How to estimate transfer function with findfit

I already get a point series of the bode plot,(that is, system gain in frequency domain),{{freq1, gain1},{freq2,gain2}....} named as $data$

So I first assume that the transfer function is in the form of $$model=\frac{a1s^2+b1s+c1}{a2s^2+b2s+c2}$$ (by analyzing the bode plot, the tf should be in this form)

and then I use $FindFit$ function to estimate parameters $vars=\{a1,b1,c1,a2, b2,c2\}$

$$FindFit[data,Abs@model,vars,s]$$ however what I get is totally wrong, the fitting result gives a very high peak around 0 and never match the shape of original bode plot.

so, can you guys give some advice on how to estimate transfer function with mathematica

I know matlab has tfest. however, in my case, for some reason, it is better to do that is mathematica

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Here is an example showing my process, with some simulation data, not the real experimental one.

fitmodel=Abs[n1/(a*(s*I)^4 + b*(s*I)^3 + c*(s*I)^2 + d*(s*I) + e)];
par={n1, a, b, c, d, e};
givenpar = Thread[par -> {500000, 1, 30, 26300, 270000, 25000000}];
givengain = Table[fitmodel /. givenpar, {s, 1, 300, 1}];
fitpar = FindFit[givengain, fitmodel, par, s];
fitgain = Table[fitmodel /. fitpar, {s, 1, 300, 1}];


• Please show your exact code. Among other things, Abs@model looks quite suspicious. Oct 31, 2016 at 3:04
• I do this very regularly. What is your data? Is it complex or just modulus values of the transfer function along the imaginary axis? Note that it is usual to set a2 = 1. As a minimum working example can you write a short code to generate some data?
– Hugh
Oct 31, 2016 at 10:01
• @Hugh Hi I have updated the question, with a small example showing my proceess Nov 1, 2016 at 15:40
• @bills code updated, but not the whole, just a smal example to show what i did and what i got Nov 1, 2016 at 15:43
• Give the algorithm a sensible starting place and it converges fine. I used {{n1, 480000}, {a, 1}, {b, 25}, {c, 25000}, {d, 250000}, {e, 26000000}} Nov 1, 2016 at 15:52

The issue you have is with initial estimates (as noted by bill s). First I look at your data.

fitmodel = Abs[n1/(a*(s*I)^4 + b*(s*I)^3 + c*(s*I)^2 + d*(s*I) + e)];
par = {n1, a, b, c, d, e};
givenpar = Thread[par -> {500000, 1, 30, 26300, 270000, 25000000}];
givengain = Table[fitmodel /. givenpar, {s, 1, 300, 1}] // N; data =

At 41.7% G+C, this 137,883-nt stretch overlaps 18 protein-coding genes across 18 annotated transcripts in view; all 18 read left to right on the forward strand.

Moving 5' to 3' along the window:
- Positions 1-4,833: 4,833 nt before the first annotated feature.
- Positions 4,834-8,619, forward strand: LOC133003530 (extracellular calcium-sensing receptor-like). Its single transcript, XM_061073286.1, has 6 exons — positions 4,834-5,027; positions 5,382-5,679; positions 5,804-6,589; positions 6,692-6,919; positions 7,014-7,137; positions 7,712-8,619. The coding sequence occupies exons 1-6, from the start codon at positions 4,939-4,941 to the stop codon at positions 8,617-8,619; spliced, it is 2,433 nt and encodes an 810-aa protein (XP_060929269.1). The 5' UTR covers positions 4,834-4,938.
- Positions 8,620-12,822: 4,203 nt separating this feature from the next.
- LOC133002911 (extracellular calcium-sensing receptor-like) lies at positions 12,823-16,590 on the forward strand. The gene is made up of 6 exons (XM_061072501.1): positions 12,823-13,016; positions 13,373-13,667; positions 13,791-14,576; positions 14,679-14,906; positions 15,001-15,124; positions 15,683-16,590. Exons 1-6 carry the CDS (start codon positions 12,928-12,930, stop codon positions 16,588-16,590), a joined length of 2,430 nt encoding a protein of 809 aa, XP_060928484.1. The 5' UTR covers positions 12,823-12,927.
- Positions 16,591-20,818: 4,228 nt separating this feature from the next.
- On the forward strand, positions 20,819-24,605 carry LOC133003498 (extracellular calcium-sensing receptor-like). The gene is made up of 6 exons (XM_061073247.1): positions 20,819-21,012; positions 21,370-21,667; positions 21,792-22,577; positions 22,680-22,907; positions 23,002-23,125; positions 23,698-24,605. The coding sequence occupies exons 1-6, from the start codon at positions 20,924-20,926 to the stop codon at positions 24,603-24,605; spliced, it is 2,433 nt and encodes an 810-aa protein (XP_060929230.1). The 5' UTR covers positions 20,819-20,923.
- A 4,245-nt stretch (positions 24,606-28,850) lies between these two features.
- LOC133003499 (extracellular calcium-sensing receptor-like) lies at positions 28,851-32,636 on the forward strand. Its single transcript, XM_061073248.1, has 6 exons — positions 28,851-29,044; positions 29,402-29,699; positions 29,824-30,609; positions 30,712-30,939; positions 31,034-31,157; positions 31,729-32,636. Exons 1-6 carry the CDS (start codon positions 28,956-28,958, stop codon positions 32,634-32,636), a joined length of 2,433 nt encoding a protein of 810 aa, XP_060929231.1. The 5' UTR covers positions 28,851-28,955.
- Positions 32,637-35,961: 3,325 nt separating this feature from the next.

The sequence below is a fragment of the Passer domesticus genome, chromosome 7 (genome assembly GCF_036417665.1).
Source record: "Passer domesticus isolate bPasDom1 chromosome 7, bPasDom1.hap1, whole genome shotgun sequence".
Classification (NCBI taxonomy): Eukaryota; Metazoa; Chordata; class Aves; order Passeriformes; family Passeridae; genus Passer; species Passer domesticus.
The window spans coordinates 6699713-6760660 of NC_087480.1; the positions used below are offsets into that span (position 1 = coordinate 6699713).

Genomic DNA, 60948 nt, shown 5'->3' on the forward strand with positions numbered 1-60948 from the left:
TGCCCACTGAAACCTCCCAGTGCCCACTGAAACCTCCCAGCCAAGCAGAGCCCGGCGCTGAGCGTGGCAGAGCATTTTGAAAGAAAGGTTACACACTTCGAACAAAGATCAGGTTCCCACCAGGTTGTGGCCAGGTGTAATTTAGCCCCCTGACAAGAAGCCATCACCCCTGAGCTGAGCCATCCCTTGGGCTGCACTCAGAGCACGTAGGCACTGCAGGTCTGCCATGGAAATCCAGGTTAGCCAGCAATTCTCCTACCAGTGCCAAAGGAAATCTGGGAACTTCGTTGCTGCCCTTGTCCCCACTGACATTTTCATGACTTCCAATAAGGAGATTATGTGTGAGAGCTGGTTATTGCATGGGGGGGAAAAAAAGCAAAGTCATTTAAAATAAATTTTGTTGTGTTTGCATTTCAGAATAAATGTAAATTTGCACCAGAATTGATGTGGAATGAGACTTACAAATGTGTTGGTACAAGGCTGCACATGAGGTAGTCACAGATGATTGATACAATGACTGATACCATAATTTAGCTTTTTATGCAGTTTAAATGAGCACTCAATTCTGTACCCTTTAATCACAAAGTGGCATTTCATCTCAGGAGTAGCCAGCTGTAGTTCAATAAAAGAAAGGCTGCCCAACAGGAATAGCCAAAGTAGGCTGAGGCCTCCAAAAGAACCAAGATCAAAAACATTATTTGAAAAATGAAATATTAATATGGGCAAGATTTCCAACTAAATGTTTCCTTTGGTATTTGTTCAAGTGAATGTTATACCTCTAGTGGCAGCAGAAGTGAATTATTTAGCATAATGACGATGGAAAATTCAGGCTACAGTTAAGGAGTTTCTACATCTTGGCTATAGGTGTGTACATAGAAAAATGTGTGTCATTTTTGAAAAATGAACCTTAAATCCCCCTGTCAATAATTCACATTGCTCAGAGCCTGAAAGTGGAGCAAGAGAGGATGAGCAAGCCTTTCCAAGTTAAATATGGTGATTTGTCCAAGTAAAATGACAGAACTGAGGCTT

ListPlot[givengain, PlotRange -> All]


This looks like two resonant modes with one resonance at about 25 and the other at about 150. To help getting good starting estimates I suggest you formulate your model in the form

model = a/Abs[( s^2 + b1 s + c1) ( s^2 + b2 s + c2)] /.s -> I ω

(* a/Abs[(c1 + I b1 ω - ω^2) (c2 + I b2 ω - ω^2)]  *)


Note that I don't have a coefficient on the highest power of s in the denominator. The OP does but this cancels with a factor of the term in the numerator and is not necessary. It is now easier to suggest starting values; c1 and c2 are the resonance frequencies squared we have already estimated. The values for b1 and b2 can be estimated from the sharpness of the peaks -I will take a guess. Now I fit using NonlinearModelFit which I prefer to FindFit because it gives good properties of the fit.

fit = NonlinearModelFit[givengain,
model, {a, {b1, 0.1}, {c1, 25^2}, {b2, 0.1}, {c2,150^2}}, ω];
fit["ParameterConfidenceIntervalTable"]


You can see that the parameters have been found with only numerical error. I am concerned that b1 is negative but this is the consequence of fitting the absolute values. If you have complex values you should fit those. Otherwise you may need to change the sign on the b values.

We can compare the model and the fit

Show[
data,
Plot[res[ω], {ω, 1, 300}, PlotRange -> All]
]


The model goes exactly through the data.

It is straightforward to convert my coefficients to yours but this is not the issue here. The problem is how to find good initial estimates. I often use some peak identification algorithm to find the frequency of the resonances and use these as the estimates.

Hope that helps.